Digital advancements in healthcare are evident and, post-pandemic, people are likely to need new approaches when engaging with healthcare providers. With a growing number of technology startups focused on health and wellbeing, we are excited to announce that the next class of Google for Startups Accelerator in Europe will be designed for entrepreneurs and innovators in this space. 


Google for Startups Accelerator is a three-month program consisting of intensive workshops and mentorship from Google engineers and external experts tailored to their business through a mix of remote one-on-one and one-to-many learning sessions for growth-stage startups. Google for Startups is looking for startups from across Europe and Israel using technology to solve the biggest health and wellbeing challenges we face today. 


A group of people participating in Google for Startups Accelerator online graduation

Google for Startups Accelerator: Europe graduation in 2021

Over the past two years, 27 startups have graduated from Google for Startups Accelerator programs in Europe. Our alumni have achieved many successes: the average monthly revenue of startups from one of the previous classes increased by 74%, and one startup even increased their monthly active users by 200 times compared to pre-acceleration.


One recent graduate is Synctuition, an Estonian startup that helps users meditate via a deep relaxation app. Tina Bychkova, Synctuition’s head of digital marketing, says Google mentors helped the team grow their user numbers. She also emphasizes that the program helped them bond as a team: “Not only did we leave Accelerator with an improved product, but also we left with a better understanding of ourselves,” she says. “The Google for Startups Accelerator gave us the confidence and knowledge to adapt, pivot and achieve growth in 2020 that we would have never dared aim for during a pandemic,” Joosep Tinn, Synctuition’s COO, adds.

Tina Bychkova (Head of Digital Marketing at Synctuition) at Google for Startups Accelerator event

Tina Bychkova, Head of Digital Marketing at Synctuition

Yosh.ai founder Kasia Dorsey had a proven track record of corporate experience, but turned to Google for Startups Accelerator to tap into a founder support system. “With my background in corporate marketing and business, I had to learn everything from scratch: about technology, building a tech company and scaling the business in the tech world,” Kasia says. “I was looking for knowledge and inspiration from the experienced mentors and I found it all within Google for Startups.”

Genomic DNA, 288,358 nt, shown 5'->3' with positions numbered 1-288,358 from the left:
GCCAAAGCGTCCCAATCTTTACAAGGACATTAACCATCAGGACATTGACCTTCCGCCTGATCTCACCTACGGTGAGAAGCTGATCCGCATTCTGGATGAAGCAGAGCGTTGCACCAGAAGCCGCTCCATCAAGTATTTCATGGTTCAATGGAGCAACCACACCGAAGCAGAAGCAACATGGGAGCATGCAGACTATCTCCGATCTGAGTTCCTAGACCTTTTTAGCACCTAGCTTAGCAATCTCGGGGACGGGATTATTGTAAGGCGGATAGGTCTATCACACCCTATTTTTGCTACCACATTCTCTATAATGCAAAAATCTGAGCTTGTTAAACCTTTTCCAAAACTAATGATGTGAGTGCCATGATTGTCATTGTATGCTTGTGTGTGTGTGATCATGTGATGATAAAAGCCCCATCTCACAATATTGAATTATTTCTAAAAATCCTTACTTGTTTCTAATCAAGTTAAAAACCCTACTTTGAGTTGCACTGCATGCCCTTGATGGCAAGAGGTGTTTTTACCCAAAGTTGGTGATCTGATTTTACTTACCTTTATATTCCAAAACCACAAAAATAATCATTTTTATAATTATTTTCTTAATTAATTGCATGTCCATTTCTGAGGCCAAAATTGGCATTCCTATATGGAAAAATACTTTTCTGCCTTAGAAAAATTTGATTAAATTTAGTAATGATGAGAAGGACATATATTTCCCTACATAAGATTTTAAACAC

Kasia Dorsey (Founder and CEO of Yosh.ai) at Google for Startups Campus in Warsaw

Kasia Dorsey, Founder and CEO of Yosh.ai

Martin Pentenrieder, founder of German skincare startup SQIN, joined our Accelerator in October 2020 with a goal of working with technical experts to scale his AI-powered business. He and his team appreciated the professional connections that the Google for Startups community could uniquely provide. “The expertise of people who are on the move in a global network and serve a wide variety of customers was extremely valuable for us,” says Martin.

A portrait photo of Martin Pentenrieder, Founder and CEO of SQIN

Martin Pentenrieder, Founder and CEO of SQIN

Google for Startups Accelerator: Europe is just the latest in Google’s ongoing commitment to level the playing field for startup success for founders everywhere. Learn more and apply for the program on our Accelerator website until August 23.

Changes to the Android Choice Screen in Europe

Android provides people with more choice than any other mobile platform. People can freely choose which apps they use, download and set as default — and research shows that Europeans understand how to easily switch search engines should they wish. Android also enables thousands of developers and manufacturers to build successful businesses.


We have been in constructive discussions with the European Commission for many years about how to promote even more choice on Android devices, while ensuring that we can continue to invest in, and provide, the Android platform for free for the long term. 


We complied with a 2018 ruling that required us to distribute Search separately from Google Play. In consultation with the Commission, we then went even further by introducing a promotional opportunity for search apps and browsers and, subsequently, a choice screen requiring Android users to choose a default search provider. In both instances, we balanced introducing additional choice for device manufacturers and users with changes to our commercial terms. 


Following further feedback from the Commission, we are now making some final changes to the Choice Screen including making participation free for eligible search providers. We will also be increasing the number of search providers shown on the screen. These changes will come into effect from September this year on Android devices.


We have always believed in offering people and businesses choice and competing on the merits of our services. And we know that people choose Google because it’s helpful; not because there are no alternatives. That’s why we will continue to invest in Google Search and Android to make them the most helpful products available, and we appreciate the open dialogue with the European Commission on these areas. 


For further details, visit https://www.android.com/choicescreen/.

Everyone needs a holiday – but when and where?

Every day, millions of people around the world turn to Google to search for travel related information. These searches help connect businesses and customers — but they also help us understand people’s enthusiasm when it comes to their travel and holiday plans.

The message we’re seeing is clear: people are eager to travel, so long as they can do so safely.

Trending questions people ask about travel in January vs. May 2021

Trending questions people ask about travel in January vs. May 2021